General Medical

‘That Sugar Film’: The Truth About Weight Control?

fordCecilia Ford, who has been a psychologist in private practice in New York City since 1987, has addressed emotional issues for Women’s Voices in many articles over the years.


132244825_dbf0e21d9f_zPhoto by Uwe Harmann via Flickr (Creative Commons License)

People who “weigh too much,” whether they are obese or hefty or even just somewhat overweight, are among the few groups who are not shielded from ridicule and abuse by fear of “political incorrectness.” Even in other countries, recent reports indicate that being fat is the No. 1 cause of bullying. It seems that one of the major reasons for this is that it has always been thought that people are overweight because they overeat. It’s their own fault, it has been believed, so they deserve what they get. Also, people seem to think that ridicule will  help motivate the overweight to pay attention and do something about their “problem.”

Dr. Megan Riddle wrote a post here at Women’s Voices for Change on Monday about interesting new research into the causes of obesity. Scientists are beginning to discover, at long last, that the causes of weight gain and the extremely stubborn problem of weight control are much more complicated than they originally believed. In the past decade or so, (at least) four main unassailable tenets of the field have been challenged by researchers:

  1. All calories are equal.
  2. Calories in = calories out = weight control.
  3. Almost everyone metabolizes calories the same way.
  4. Dietary fat consumed = fat in the body and circulatory system.

When calories were first discovered to be a way to measure the source of energy in food, it seemed that science had found an elegant way to explain the problem of obesity. Protein and carbohydrates had equal calories, but fats, with nearly double the amount, were to be avoided. Furthermore, when scientist Ansel Keys concluded that dietary fat was contributing to the buildup of fat in the form of cholesterol in arteries, fats became even more verboten.

In the 1970s an official “food pyramid” was endorsed, recommending that we get most of our calories from carbohydrates, like grains, followed by proteins, with only small amounts of fats allowed. Food companies began marketing “low-fat” products whose calorie count was lower, but whose flavor was enhanced by the increased use of sugars, especially high fructose corn syrup, a low-cost sugar substitute. Disaster ensued, to say the least. Obesity rates started rising and have only recently leveled off.

It turns out that refined carbohydrates, especially sugars, and especially high fructose corn syrup, may be the most “fattening” food you can possibly eat. But if a calorie is a calorie, how can one food be more fattening than another? Isn’t it just a matter or portion regulation?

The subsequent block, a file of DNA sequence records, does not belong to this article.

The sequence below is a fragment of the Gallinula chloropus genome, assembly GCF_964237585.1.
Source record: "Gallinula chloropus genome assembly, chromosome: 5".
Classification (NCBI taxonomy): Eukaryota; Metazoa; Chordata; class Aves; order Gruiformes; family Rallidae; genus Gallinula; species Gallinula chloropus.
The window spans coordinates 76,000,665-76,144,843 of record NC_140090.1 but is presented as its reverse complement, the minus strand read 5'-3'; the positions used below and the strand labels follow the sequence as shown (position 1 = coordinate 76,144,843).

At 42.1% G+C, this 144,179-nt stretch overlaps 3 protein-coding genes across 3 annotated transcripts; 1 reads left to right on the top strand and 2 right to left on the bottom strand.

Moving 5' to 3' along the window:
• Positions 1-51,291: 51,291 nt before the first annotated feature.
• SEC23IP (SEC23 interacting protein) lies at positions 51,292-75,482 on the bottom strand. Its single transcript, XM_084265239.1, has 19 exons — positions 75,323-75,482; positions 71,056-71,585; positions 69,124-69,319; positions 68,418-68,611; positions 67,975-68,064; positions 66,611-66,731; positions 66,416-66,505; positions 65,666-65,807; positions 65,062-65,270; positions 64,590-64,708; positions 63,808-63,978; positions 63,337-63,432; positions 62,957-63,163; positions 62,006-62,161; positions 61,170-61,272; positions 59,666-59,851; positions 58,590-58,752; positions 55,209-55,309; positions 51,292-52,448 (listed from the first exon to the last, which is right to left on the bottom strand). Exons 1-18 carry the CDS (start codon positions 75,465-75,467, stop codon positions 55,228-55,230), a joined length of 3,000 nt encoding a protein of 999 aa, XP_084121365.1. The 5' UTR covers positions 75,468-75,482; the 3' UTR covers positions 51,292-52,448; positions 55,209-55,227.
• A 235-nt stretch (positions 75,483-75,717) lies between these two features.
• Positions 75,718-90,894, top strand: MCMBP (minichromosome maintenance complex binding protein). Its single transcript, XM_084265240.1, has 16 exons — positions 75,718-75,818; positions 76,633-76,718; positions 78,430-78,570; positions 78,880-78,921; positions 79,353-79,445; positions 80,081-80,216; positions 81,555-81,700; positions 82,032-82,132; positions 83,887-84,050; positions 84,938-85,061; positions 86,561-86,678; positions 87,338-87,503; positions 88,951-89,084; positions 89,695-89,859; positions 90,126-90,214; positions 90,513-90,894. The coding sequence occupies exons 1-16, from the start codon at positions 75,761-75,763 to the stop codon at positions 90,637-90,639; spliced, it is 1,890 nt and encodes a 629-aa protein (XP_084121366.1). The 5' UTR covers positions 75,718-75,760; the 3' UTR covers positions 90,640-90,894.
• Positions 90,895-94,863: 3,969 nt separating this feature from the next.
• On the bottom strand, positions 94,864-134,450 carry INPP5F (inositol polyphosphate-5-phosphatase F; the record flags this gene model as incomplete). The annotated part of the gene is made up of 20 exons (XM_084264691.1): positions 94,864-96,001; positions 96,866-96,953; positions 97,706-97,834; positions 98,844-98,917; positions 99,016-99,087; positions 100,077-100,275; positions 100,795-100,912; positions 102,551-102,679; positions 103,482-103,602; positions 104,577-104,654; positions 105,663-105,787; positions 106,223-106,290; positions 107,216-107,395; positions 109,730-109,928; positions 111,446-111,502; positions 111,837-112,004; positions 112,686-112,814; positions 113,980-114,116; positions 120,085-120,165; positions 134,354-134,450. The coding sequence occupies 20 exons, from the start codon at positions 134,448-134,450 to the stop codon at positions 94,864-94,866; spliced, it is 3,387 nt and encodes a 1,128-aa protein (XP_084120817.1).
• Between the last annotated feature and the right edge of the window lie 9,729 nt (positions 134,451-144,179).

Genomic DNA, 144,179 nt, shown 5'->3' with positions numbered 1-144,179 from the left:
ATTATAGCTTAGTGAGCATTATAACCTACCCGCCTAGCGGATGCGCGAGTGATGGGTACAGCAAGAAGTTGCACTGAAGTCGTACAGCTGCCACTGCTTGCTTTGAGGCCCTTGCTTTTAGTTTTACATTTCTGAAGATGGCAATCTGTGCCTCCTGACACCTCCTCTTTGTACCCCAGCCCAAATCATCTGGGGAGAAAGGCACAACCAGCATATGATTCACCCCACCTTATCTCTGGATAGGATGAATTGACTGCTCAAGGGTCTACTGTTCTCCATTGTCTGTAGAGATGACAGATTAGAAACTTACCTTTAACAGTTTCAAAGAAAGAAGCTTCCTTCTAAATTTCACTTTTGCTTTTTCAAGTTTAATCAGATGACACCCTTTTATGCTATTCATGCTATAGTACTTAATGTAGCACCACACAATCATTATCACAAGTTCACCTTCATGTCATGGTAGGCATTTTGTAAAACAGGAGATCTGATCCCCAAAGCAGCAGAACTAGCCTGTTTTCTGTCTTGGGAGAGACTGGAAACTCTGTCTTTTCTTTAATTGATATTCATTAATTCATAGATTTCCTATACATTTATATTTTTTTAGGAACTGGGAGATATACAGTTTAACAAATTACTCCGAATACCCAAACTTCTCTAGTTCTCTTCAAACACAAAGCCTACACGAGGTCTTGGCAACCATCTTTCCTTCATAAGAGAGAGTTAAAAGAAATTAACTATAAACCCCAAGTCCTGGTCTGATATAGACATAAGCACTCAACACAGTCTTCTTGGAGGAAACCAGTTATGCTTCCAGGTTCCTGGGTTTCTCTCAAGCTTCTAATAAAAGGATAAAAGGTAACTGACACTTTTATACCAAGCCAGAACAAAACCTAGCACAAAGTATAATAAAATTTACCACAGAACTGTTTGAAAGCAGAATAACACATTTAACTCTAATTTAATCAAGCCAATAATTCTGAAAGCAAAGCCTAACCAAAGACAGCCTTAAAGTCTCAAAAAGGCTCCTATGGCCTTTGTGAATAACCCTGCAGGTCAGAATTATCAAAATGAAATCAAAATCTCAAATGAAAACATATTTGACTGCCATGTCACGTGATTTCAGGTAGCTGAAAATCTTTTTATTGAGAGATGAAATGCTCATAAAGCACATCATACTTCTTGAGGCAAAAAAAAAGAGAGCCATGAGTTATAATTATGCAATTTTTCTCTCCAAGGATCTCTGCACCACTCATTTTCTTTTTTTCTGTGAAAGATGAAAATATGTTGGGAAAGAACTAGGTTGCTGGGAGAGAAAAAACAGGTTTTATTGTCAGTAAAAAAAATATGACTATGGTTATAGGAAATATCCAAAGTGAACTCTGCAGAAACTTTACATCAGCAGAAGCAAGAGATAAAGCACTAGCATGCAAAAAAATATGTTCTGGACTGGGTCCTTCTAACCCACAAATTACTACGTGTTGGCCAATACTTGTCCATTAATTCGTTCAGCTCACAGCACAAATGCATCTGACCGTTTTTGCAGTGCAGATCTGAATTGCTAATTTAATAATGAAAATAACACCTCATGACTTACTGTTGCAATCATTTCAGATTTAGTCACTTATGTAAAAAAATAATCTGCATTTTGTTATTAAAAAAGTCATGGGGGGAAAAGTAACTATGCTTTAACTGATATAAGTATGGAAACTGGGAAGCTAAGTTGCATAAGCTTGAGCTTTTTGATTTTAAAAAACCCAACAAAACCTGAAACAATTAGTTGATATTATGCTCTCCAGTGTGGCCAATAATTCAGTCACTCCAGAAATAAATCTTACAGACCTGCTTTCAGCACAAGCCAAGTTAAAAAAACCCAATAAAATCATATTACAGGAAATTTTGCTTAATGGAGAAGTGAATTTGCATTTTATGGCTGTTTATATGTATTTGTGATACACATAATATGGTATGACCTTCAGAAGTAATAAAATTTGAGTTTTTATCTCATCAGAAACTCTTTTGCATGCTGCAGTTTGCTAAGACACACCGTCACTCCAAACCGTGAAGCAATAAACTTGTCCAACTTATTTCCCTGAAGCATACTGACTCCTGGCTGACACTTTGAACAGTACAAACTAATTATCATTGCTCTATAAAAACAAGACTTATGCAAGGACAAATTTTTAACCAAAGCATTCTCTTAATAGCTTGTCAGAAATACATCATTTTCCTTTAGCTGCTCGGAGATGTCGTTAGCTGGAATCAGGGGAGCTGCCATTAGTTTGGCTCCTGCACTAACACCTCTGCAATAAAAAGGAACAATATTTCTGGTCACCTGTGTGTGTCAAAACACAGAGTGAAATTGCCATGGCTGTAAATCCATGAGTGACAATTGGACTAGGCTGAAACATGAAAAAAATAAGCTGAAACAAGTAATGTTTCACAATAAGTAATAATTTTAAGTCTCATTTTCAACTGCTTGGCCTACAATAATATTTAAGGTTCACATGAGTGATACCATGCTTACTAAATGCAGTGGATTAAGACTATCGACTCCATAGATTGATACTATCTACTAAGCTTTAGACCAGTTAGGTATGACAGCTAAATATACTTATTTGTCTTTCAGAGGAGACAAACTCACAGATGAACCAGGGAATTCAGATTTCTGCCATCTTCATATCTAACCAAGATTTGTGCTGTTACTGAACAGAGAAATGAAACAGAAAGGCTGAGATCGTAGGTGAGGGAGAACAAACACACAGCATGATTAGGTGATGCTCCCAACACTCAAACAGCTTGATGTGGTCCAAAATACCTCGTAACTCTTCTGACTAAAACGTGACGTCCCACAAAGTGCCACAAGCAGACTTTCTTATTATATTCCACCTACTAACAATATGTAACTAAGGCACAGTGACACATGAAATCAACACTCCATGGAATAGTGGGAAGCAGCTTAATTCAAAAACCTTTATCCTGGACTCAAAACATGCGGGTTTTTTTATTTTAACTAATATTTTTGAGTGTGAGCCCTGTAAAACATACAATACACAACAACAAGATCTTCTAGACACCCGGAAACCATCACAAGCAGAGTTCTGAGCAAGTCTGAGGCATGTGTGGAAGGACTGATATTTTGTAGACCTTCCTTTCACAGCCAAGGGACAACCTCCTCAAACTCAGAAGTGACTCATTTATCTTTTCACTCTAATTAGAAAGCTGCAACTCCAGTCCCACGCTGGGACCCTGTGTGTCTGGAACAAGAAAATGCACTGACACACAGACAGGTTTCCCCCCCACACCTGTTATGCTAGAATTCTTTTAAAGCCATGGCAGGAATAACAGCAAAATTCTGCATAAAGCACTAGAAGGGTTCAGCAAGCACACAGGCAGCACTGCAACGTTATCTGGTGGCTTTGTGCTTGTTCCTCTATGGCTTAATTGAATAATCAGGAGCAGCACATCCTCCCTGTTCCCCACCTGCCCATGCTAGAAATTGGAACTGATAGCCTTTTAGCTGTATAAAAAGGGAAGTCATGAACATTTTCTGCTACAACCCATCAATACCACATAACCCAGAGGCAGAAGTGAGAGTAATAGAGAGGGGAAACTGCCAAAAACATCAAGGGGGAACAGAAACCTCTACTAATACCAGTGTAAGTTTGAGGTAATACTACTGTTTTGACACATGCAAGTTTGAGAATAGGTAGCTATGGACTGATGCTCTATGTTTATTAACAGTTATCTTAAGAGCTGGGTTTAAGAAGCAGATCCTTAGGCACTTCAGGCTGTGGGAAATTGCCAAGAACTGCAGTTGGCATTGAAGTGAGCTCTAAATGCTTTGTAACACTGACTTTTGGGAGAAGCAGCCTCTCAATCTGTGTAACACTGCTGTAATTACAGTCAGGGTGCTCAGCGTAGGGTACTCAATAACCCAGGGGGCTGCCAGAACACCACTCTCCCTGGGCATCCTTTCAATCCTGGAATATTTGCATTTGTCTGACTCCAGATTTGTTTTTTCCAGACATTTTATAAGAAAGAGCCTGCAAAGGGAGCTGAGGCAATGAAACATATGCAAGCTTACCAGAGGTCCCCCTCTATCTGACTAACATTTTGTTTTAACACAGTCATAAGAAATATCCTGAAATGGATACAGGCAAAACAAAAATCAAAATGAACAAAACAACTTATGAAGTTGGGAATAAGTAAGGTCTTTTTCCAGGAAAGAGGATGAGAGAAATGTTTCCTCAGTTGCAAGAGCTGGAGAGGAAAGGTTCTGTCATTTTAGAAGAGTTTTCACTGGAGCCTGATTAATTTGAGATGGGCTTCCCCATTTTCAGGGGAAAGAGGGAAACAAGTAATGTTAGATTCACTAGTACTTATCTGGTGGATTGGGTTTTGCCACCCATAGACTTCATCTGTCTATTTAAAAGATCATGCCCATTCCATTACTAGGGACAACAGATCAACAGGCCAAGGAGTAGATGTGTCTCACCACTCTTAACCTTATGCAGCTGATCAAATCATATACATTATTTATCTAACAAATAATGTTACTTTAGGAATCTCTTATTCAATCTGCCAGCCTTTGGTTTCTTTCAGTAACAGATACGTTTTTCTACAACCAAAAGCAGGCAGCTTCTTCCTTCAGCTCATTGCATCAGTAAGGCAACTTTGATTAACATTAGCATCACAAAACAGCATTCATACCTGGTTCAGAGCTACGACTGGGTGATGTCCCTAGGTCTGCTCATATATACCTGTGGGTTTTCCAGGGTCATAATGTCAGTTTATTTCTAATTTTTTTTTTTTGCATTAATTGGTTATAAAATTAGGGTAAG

The traditionalists in the field argued yes. One thousand calories of candy should be metabolized the same way as any other food. But there had always been a few voices who spoke up against them. Dr. Robert Atkins published his high-protein, high-fat, extremely low-carbohydrate diet in the early 1970s. He was reviled as a dangerous crackpot who encouraged his patients to eat steak with butter sauce at a time when low-fat, cholesterol-lowering diets were king. He claimed he had lots of clinical data supporting his thesis that his diet actually lowered cholesterol levels in his patients. But Atkins didn’t have double-blind, controlled experiments backing him up. He was too busy getting rich and building an empire with his huge success.

Next Page: The calorie/low-fat hypothesis.

Join the conversation

This site uses Akismet to reduce spam. Learn how your comment data is processed.

  • hillsmom August 30, 2015 at 11:49 am

    Dear Dr. Ford, Can you tell me how much sugar is in a glass of wine? I think I read that one 6 0z. glass contains 100 calories, but how to convert that to sugar…? Also, is there a difference in the sugar content of red vs. white. I sent this article around to friends which brought up the question.
    Thanks. Hope this comment/question isn’t too late.

  • hillsmom August 22, 2015 at 12:39 pm

    Swan, I didn’t find the film, only the trailer. But I did find another documentary which shows a study done in GB. It’s over an hour long and unfortunately has commercials. There are more films on YouTube along the same lines. Here I’ve been more concerned about sodium content, now I know better.

  • Swan August 22, 2015 at 7:27 am

    Thank you for showing the SUGAR FILM on your site which I watched with great interest. I am much better at avoiding sugar as I get older and wiser but my downfall is ice-cream and chocolate chip cookies. Not at the same time I hasten to add. At least the film shows us a safe amount of sugar that can be consumed without dire effects on the body in the future. Thank you for your very informative and sensible blog site.
    Bon week-end,

  • hillsmom August 20, 2015 at 12:33 pm

    Do you have any idea how hard it is to find food without High Fructose Corn Syrup in it? (Well, that is beside produce) I finally found Wegmans Organic Ketchup, but it does have sugar.